Women of Algiers is simply one of the most famous paintings by Eugene Delacroix (1798-1863). It captures his rejection of Neoclassical style which emphasized formal clarity, intricate details, and flawlessly smooth textures.  In contrast, Delacroix became the standard bearer of Romanticism. This style has fluid, expressive brushwork, bold colors, intricate compositions, high contrasts of light and dark, and expressive poses and gestures. Women of Algiers is one of many Delacroix paintings that shows how Delacroix mastered this style.


Eugene Delacroix. Women of Algiers, 1834. Oil on canvas, 5′ 10 7/8″ by 7′ 6 1 /8″. Louvre, Paris.

In 1832-33, Eugene Delacroix accompanied the Duc de Mornay’s diplomatic mission to Morocco as its official visual documentarian.  A largely self-taught artist, Delacroix was entranced by the sensualism and exoticism of Morocco. Consequently, he obtained special permission to enter a harem and paint its odalisques (“oda” means a room in a Turkish harem).


Ingres. Grande Odalisque, 1914. Oil on canvas, 2′ 11 1/4″ by 5′ 4 3/4″. Louvre, Paris.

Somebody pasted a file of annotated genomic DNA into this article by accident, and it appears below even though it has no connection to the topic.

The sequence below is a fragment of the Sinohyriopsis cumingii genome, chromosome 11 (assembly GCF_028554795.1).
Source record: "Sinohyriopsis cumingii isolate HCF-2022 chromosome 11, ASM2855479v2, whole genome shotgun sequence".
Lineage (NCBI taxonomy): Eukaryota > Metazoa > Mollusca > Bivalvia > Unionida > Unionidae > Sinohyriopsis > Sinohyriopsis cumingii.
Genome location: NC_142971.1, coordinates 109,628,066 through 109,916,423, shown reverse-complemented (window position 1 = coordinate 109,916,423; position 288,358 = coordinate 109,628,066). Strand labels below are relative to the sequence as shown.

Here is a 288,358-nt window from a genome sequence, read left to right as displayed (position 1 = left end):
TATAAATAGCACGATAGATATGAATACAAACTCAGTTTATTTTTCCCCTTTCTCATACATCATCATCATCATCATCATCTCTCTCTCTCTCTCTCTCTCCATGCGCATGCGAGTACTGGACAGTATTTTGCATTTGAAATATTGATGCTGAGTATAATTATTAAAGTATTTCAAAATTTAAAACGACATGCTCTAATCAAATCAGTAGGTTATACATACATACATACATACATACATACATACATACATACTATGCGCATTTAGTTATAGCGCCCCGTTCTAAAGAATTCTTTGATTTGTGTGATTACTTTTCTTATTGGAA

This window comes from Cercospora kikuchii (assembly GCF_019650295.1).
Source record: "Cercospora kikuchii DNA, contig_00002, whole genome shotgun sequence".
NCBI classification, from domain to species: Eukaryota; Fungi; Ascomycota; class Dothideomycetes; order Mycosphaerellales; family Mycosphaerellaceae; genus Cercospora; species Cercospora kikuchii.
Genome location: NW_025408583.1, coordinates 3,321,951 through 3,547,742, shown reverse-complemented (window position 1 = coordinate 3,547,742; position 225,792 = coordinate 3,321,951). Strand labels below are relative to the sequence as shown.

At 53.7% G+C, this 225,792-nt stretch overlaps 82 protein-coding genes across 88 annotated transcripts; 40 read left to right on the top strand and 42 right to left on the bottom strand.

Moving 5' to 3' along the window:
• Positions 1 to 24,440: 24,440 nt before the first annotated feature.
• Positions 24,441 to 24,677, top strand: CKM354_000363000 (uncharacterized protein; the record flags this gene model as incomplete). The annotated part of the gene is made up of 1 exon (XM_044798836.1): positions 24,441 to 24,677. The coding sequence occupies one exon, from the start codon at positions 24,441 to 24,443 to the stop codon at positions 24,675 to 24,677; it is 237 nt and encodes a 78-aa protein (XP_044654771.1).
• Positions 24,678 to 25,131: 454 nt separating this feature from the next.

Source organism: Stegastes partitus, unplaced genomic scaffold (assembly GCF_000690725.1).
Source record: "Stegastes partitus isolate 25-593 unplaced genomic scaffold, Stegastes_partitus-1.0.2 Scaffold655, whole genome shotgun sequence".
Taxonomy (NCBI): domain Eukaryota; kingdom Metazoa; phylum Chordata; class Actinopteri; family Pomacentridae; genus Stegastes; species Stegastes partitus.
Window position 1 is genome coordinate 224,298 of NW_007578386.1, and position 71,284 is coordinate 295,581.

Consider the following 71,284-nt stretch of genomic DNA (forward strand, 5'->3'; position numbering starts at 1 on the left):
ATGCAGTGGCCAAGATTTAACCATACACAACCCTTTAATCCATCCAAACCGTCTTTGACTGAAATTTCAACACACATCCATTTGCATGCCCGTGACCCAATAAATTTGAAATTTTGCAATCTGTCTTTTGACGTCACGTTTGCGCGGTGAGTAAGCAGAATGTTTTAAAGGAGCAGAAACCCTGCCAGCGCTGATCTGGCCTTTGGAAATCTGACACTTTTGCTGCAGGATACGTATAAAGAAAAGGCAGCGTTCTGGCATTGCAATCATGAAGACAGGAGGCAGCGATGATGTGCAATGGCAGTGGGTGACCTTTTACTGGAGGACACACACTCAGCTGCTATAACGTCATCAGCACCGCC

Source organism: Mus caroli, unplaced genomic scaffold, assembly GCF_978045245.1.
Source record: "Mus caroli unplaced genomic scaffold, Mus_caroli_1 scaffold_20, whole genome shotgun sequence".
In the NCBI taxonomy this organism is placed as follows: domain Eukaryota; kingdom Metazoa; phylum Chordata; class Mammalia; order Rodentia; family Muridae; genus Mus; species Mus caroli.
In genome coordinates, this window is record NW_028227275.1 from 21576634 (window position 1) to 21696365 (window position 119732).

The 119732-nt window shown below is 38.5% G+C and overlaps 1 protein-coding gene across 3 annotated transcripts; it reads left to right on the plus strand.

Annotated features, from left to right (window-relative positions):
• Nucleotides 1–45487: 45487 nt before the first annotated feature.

The patterns in Moorish clothing and interiors intrigued Delacroix.  The three harem women in Women of Algiers are languorous and sultry; the African woman on the right, alert and attentive, averts her glance as if she has just seen something of interest.  The air surely smells of incense, flowers, and smoke from the hookah. As a result, the room feels intimate and cloistered.

Like many famous painters, Delacroix painted the traditional reclining nude.  His, in the left foreground of Women of Algiers, is a drastic contrast with a Neoclassical version, Grande Odalisque by Jean-Auguste-Dominque Ingres (1780-1867). It, too, has references to the exotic with lush fabrics, the fan of peacock feathers, a jeweled headdress, and a hookah.  Despite these Romantic details, Grande Odalisque is largely Neoclassical with its exact forms and lines, brushstroke-less surfaces, and fine details.

Delacroix paintings influenced subsequent painters including Renoir, Gauguin, van Gogh, and Matisse.  By placing complementary colors next to each other to intensify their effects, Delacroix’s use of color sparked a revolution that is still ongoing.

Like Delacroix paintings? Learn about his Death of Sardanapalus and Liberty Leading the People, where you will learn about French hats and their significance!

Off to the Louvre? Don’t miss this informative guide about 20 Louvre Paintings Not to Miss.